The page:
eg. Make 10 VCs (press Ctrl/' ten times), edit each with different WB, presets, B&W, etc.

            • 3. Re: how to 'flatten' your edits as a base for subsequent changes.
              kikio35479867 Level 1

              Thanks for your suggestion! The goal is to do the basic edits and then apply the preset. however, the preset seems to be ignoring the fact that i tweaked the exposure controls etc. and applying its effect to the original photo. I end up losing all the work i did to create a clean edit first. Because of this 'flaw', i have to adjust the controls AFTER the preset (which is a bummer because I end up spending way to much time 're-doing' all my tweaks after each preset and then might not even like the look it gave). The only way i can have my basic edits stay put is by round-tripping to photoshop (doing ZERO editing in PS) and saving the image to open back up in LR - SUPER frustrating! I wish I could just flatten the LR image!

              • 4. Re: how to 'flatten' your edits as a base for subsequent changes.
                kikio35479867 Level 1

                Thanks for your suggestion!

                 

                I attempted to make a VC of my 'clean edit' and applying the preset to the VC. Unfortunately, for some reason, the preset is STILL applying the effect to the original version of the VC! I haven't found a way to make my changes STAY PUT on my photo without the preset undoing them all.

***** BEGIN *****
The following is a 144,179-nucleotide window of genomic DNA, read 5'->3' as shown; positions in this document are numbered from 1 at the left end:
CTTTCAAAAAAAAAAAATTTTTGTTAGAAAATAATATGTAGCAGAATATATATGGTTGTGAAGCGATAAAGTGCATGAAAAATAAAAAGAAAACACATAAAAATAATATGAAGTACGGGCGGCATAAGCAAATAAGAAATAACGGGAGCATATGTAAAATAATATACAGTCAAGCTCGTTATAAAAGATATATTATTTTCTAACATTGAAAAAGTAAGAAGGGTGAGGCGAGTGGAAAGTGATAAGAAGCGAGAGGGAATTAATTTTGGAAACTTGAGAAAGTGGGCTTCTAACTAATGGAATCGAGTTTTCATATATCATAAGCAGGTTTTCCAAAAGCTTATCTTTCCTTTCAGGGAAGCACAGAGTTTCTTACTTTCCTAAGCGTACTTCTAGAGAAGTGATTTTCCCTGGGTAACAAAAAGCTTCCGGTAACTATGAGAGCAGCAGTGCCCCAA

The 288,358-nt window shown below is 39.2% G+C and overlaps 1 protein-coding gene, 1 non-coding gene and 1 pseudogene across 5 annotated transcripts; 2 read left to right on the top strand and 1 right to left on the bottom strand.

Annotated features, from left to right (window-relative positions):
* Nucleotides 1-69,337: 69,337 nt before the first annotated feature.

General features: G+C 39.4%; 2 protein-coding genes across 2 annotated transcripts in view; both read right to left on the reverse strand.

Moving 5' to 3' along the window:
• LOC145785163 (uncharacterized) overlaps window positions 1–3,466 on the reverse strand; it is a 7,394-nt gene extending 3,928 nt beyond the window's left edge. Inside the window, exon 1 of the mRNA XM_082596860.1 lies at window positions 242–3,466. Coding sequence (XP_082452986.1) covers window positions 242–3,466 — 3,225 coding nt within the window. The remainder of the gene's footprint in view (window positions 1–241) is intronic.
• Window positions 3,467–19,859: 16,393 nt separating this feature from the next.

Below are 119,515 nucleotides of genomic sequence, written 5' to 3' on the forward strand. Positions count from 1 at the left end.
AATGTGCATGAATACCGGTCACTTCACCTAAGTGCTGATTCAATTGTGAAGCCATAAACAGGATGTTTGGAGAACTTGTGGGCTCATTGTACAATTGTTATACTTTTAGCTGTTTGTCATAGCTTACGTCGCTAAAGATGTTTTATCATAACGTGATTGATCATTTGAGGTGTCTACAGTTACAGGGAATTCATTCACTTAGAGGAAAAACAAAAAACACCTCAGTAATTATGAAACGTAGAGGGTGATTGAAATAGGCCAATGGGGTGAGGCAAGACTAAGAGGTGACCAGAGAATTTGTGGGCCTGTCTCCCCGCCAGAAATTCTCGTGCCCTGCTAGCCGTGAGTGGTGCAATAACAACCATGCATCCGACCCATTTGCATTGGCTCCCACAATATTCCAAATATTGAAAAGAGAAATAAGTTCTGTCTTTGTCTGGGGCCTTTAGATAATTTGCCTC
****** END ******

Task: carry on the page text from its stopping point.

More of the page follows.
The only route is round-tripping to photoshop (doing ZERO editing in PS) and saving the image to open back up in LR - SUPER frustrating! I wish I could just flatten the LR image!

                 

                I'm really not interested in correcting my photo POST preset just to see if its the look I want. ARG!!

                 

                 

                 

                • 5. Re: how to 'flatten' your edits as a base for subsequent changes.
                  johnrellis Most Valuable Participant

                  It's not clear yet which develop settings your presets adjust and what settings you've changed in your "clean" edits.  However, LR won't let you "flatten" these settings.  To get clarity, it helps to be very specific with details:

                   

                  For example, suppose in your "clean" edit you've changed Exposure to be +1.5.  Then if you apply a preset that sets Exposure to be +0.5, the final settings of Exposure will be +0.5.   Making a virtual copy doesn't change this behavior, since the virtual copy acts just like a copy of the original, with the develop settings copied as well (as you can see from the sliders in the Develop panel).